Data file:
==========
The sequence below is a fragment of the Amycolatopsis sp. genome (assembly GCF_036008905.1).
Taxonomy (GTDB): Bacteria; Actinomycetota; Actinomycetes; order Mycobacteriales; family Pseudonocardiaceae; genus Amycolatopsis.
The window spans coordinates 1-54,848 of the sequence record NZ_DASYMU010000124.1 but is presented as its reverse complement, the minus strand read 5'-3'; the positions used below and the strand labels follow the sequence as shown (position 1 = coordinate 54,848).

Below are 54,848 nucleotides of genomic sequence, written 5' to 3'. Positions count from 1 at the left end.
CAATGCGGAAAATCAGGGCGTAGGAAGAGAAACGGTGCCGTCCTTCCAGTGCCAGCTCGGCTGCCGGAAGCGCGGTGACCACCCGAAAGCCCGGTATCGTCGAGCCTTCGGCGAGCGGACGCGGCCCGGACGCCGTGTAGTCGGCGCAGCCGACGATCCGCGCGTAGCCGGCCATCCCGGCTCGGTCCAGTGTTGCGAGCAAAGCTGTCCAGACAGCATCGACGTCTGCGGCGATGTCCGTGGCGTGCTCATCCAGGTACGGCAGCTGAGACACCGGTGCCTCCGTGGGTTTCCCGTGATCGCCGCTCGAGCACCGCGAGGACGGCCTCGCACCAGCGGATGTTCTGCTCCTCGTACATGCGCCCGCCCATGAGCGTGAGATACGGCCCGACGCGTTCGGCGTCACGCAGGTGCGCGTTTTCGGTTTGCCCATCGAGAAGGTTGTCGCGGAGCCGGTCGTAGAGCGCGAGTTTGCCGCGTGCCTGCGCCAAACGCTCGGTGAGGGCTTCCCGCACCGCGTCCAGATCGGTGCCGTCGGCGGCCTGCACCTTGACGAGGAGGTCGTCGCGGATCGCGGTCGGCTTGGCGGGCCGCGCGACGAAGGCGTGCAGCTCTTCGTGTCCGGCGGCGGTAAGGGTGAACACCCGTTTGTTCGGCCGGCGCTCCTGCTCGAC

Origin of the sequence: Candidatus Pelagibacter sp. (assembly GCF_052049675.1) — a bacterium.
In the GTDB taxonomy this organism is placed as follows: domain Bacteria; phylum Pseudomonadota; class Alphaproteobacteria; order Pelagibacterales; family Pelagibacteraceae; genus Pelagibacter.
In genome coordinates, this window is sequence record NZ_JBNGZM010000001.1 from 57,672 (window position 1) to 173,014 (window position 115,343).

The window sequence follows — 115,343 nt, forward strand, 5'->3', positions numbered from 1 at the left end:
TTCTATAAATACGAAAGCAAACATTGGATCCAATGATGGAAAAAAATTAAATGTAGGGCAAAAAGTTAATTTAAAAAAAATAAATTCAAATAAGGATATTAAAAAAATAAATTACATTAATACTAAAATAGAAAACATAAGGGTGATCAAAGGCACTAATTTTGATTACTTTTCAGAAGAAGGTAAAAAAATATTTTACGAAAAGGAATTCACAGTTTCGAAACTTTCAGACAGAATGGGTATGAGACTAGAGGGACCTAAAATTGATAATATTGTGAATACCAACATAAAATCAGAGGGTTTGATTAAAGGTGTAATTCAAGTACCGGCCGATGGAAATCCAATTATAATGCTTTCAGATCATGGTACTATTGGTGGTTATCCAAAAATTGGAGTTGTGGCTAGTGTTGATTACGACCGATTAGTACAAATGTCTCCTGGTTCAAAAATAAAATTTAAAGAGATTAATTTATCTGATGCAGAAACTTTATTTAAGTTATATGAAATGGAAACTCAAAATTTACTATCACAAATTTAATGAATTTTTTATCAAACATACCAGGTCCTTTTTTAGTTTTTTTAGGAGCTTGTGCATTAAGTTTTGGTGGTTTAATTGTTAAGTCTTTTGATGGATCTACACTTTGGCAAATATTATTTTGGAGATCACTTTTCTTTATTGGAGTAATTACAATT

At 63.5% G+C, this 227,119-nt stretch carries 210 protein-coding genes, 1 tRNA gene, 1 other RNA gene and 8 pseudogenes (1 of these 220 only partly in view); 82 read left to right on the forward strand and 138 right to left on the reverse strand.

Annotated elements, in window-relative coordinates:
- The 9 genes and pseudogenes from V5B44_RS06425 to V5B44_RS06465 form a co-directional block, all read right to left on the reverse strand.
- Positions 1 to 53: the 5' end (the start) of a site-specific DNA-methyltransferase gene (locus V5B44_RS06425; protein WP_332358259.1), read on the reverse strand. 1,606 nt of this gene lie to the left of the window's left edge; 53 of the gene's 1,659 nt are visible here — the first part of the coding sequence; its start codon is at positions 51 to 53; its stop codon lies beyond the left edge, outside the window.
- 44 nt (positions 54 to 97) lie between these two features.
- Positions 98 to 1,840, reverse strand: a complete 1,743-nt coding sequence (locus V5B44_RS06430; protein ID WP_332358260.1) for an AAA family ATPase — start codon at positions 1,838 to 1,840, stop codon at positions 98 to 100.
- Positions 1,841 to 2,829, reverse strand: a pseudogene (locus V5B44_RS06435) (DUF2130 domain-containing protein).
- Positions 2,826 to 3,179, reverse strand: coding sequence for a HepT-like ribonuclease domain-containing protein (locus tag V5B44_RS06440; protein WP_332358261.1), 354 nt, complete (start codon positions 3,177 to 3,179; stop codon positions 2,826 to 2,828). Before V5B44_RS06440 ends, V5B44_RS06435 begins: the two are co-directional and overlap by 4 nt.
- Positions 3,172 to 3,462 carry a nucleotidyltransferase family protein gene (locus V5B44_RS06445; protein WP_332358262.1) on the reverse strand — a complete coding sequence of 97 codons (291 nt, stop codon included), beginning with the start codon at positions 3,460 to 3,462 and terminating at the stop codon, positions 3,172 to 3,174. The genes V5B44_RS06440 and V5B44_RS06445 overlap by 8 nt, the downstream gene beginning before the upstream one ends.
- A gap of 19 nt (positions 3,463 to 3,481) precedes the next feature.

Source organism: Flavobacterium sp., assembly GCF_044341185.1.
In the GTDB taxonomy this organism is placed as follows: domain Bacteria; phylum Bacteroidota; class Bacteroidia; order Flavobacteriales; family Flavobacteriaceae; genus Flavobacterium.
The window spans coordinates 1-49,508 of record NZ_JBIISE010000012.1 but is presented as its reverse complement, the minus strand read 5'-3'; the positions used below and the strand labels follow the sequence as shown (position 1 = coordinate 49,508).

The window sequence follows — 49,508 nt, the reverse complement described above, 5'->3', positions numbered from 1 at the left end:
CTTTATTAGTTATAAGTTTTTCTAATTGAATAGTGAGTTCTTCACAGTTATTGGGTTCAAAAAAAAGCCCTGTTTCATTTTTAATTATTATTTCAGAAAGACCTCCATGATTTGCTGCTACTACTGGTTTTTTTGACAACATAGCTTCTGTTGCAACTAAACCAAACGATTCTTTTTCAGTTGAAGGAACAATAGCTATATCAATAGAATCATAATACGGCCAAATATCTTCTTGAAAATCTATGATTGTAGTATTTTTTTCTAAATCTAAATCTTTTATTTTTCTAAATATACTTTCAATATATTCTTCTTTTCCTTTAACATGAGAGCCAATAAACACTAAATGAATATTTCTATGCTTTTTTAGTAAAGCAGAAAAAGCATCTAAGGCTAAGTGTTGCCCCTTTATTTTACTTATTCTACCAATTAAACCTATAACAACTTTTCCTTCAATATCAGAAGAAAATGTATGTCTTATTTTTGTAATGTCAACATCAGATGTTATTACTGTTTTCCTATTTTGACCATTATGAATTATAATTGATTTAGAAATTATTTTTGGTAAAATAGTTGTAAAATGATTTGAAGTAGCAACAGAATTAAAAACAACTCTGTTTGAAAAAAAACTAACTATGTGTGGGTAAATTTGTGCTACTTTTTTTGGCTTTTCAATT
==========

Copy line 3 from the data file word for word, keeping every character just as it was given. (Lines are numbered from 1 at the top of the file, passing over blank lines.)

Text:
The window spans coordinates 1-54,848 of the sequence record NZ_DASYMU010000124.1 but is presented as its reverse complement, the minus strand read 5'-3'; the positions used below and the strand labels follow the sequence as shown (position 1 = coordinate 54,848).